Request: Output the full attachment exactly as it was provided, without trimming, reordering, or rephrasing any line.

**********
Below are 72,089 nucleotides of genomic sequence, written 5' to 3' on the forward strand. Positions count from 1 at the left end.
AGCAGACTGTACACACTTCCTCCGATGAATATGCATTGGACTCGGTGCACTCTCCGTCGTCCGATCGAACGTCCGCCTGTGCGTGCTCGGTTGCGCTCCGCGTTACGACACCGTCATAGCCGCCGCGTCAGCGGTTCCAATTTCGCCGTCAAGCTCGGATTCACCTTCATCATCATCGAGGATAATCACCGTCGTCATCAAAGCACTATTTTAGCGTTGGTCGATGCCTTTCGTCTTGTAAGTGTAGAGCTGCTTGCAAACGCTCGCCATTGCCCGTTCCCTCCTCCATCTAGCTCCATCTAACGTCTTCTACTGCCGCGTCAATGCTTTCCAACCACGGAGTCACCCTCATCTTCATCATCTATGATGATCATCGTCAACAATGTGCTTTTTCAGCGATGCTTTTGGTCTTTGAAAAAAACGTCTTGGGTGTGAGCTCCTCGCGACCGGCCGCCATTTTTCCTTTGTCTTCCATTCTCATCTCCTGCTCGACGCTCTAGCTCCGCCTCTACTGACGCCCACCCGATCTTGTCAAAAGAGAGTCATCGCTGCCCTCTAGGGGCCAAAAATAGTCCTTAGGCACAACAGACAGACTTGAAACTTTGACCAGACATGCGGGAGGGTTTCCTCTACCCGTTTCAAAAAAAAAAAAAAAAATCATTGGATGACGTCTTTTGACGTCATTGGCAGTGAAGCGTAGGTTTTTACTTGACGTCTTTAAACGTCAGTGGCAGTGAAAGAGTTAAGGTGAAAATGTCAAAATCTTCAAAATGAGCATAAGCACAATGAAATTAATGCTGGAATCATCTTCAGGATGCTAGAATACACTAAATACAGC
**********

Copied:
Below are 72,089 nucleotides of genomic sequence, written 5' to 3' on the forward strand. Positions count from 1 at the left end.
AGCAGACTGTACACACTTCCTCCGATGAATATGCATTGGACTCGGTGCACTCTCCGTCGTCCGATCGAACGTCCGCCTGTGCGTGCTCGGTTGCGCTCCGCGTTACGACACCGTCATAGCCGCCGCGTCAGCGGTTCCAATTTCGCCGTCAAGCTCGGATTCACCTTCATCATCATCGAGGATAATCACCGTCGTCATCAAAGCACTATTTTAGCGTTGGTCGATGCCTTTCGTCTTGTAAGTGTAGAGCTGCTTGCAAACGCTCGCCATTGCCCGTTCCCTCCTCCATCTAGCTCCATCTAACGTCTTCTACTGCCGCGTCAATGCTTTCCAACCACGGAGTCACCCTCATCTTCATCATCTATGATGATCATCGTCAACAATGTGCTTTTTCAGCGATGCTTTTGGTCTTTGAAAAAAACGTCTTGGGTGTGAGCTCCTCGCGACCGGCCGCCATTTTTCCTTTGTCTTCCATTCTCATCTCCTGCTCGACGCTCTAGCTCCGCCTCTACTGACGCCCACCCGATCTTGTCAAAAGAGAGTCATCGCTGCCCTCTAGGGGCCAAAAATAGTCCTTAGGCACAACAGACAGACTTGAAACTTTGACCAGACATGCGGGAGGGTTTCCTCTACCCGTTTCAAAAAAAAAAAAAAAAATCATTGGATGACGTCTTTTGACGTCATTGGCAGTGAAGCGTAGGTTTTTACTTGACGTCTTTAAACGTCAGTGGCAGTGAAAGAGTTAAGGTGAAAATGTCAAAATCTTCAAAATGAGCATAAGCACAATGAAATTAATGCTGGAATCATCTTCAGGATGCTAGAATACACTAAATACAGC